Girl’s dream of becoming a cop comes true
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Six-year-old Madison Pruitt, who has cancer, wanted to become a cop.
So on Wednesday afternoon, interim Chicago Police Supt. Eddie Johnson walked two blocks from the Gresham District police station to Madison’s home in the Auburn Gresham neighborhood to make her dream come true.
Marching behind Johnson were about 75 cops, including two on horseback.
“I heard your lifelong dream was to be a Chicago Police officer,” Johnson told the little girl, who was bundled up and sitting in a wheelchair as the two met on the front porch of her home where she is receiving hospice care.
“So today I’m going to make it official, and make you a lifelong Chicago Police officer, congratulations,” he said, placing a Chicago police cap on her head. The brim promptly sank down over her face.
In a voice not more than a squeak, Madison said she wanted to be a police officer “because you get to protect people.”
Each officer made their way up to the front porch to see Madison, including one of the mounted patrolman — still on his horse. Another officer had his police canine — a black lab — by his side.
Madison’s grandmother, Pamlor Nelson, smiled and cried as she looked on.
The ceremony was originally supposed to be held at the nearby police station, but when Madison’s health prevented her from leaving home, officers called a last-minute audible and went to her.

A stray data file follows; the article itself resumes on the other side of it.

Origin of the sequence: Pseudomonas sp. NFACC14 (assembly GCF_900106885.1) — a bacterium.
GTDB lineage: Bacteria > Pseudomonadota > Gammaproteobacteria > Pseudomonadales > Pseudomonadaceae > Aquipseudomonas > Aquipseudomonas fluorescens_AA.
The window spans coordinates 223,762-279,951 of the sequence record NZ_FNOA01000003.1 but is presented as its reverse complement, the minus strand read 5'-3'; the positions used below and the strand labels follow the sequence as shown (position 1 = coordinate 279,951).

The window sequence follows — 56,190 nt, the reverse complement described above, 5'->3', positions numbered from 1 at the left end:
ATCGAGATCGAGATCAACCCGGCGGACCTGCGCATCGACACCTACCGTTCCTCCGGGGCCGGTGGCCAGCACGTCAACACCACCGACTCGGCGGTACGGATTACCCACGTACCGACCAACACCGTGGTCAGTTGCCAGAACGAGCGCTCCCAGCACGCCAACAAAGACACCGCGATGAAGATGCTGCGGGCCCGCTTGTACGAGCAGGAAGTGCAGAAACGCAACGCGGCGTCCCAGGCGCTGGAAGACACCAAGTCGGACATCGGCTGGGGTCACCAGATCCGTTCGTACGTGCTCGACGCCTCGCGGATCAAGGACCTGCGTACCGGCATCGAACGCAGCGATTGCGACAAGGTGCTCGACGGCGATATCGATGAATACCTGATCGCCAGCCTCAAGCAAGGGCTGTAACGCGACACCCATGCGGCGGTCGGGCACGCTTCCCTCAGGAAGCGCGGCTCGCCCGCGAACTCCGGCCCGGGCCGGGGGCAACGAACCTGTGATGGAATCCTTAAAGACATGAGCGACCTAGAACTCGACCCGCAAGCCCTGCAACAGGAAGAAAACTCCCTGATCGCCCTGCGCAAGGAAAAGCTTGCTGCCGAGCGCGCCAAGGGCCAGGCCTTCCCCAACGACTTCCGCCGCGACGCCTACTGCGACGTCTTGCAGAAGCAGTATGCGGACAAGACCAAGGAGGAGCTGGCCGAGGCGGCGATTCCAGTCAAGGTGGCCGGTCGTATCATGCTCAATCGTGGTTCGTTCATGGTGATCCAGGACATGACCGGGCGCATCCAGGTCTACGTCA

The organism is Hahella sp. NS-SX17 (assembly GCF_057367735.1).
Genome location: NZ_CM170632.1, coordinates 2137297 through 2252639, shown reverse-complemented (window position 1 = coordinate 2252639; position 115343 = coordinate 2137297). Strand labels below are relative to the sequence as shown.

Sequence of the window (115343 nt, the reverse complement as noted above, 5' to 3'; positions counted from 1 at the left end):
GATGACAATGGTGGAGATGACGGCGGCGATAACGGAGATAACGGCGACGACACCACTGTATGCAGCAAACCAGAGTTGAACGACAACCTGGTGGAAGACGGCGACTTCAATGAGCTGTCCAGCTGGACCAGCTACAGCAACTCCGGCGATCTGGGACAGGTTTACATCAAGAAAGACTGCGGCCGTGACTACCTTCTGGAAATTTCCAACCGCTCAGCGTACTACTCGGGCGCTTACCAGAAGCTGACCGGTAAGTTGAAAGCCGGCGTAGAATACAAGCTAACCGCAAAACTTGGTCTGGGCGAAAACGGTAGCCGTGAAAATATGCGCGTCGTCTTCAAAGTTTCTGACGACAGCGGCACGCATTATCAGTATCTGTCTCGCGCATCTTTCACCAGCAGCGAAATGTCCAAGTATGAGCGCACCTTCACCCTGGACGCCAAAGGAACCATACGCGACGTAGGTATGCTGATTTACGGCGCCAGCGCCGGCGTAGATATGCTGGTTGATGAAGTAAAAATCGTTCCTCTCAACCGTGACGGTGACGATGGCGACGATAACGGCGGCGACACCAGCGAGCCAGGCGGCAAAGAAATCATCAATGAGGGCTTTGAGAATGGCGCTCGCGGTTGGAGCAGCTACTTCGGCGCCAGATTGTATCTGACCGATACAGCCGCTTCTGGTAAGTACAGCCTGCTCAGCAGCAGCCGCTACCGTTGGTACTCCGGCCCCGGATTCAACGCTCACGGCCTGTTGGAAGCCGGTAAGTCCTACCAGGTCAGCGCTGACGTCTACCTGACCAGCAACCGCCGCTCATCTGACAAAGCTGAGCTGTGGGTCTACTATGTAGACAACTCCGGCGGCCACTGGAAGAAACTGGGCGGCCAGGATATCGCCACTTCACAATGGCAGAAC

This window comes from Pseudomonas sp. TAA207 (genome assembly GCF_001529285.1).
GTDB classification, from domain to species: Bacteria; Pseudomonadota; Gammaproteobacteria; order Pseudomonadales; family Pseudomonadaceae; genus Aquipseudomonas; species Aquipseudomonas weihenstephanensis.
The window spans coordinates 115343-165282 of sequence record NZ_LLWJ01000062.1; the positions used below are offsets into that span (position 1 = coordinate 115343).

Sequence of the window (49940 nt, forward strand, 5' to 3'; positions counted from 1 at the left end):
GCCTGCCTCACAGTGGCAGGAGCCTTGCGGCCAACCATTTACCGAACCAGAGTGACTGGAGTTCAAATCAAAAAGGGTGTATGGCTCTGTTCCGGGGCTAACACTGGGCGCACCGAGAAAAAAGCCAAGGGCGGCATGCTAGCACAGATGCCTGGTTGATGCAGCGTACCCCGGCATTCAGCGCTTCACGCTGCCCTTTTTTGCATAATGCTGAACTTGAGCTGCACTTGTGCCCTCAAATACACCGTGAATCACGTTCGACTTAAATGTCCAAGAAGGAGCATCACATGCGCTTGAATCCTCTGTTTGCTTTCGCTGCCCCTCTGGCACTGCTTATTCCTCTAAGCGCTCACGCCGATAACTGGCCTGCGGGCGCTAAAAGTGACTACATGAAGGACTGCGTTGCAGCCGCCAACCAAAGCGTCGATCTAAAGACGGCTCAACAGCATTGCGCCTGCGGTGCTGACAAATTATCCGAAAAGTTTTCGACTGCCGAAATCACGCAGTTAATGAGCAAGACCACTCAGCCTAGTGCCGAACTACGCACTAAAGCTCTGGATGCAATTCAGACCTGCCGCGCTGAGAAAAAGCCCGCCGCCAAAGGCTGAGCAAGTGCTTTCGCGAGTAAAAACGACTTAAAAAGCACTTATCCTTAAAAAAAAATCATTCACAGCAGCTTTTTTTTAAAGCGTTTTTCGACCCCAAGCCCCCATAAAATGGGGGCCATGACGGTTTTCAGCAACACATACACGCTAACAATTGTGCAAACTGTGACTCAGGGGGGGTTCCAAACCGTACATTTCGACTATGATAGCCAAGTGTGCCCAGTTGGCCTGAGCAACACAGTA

“I am overjoyed with the Chicago Police Department,” Nelson said. “It makes me feel real joyful. That was the most wonderful part, when they said they were going to come to us.”
Madison’s law enforcement aspirations developed recently, Nelson said, noting that there are a few cops in the family.
“When she was little she said she just wanted to wash dishes and clean up the house,” she added with a laugh.
“Her nickname is ‘Bossy Mama,’ so that says a lot. How I know she’s doing good is when she starts to boss me around,” Nelson said. “She’s a girly girl. She loves her nails done. She likes to get her hair done. She loves riding her bike and playing with her cousins.”
Madison was diagnosed last April with rhabdomyosarcoma, a muscle cancer, and has undergone radiation and chemotherapy. The cancer went into remission but returned around the holidays, Nelson said.
“I’ve been through a lot of things in my career, but this right here, it knocks me back,” said Sgt. Ernest Spradley, who heads up the district’s Chicago Alternative Policing Strategy.
Asked about the significance of Johnson and other top command staff attending the event, Spradley said: “It means that there is a brighter day for the police department, we have a superintendent that the entire department loves. And he loves us. He’s going to make us proud, and we’re going to make him proud. And this is just indicative of what we can all do as a city united together.”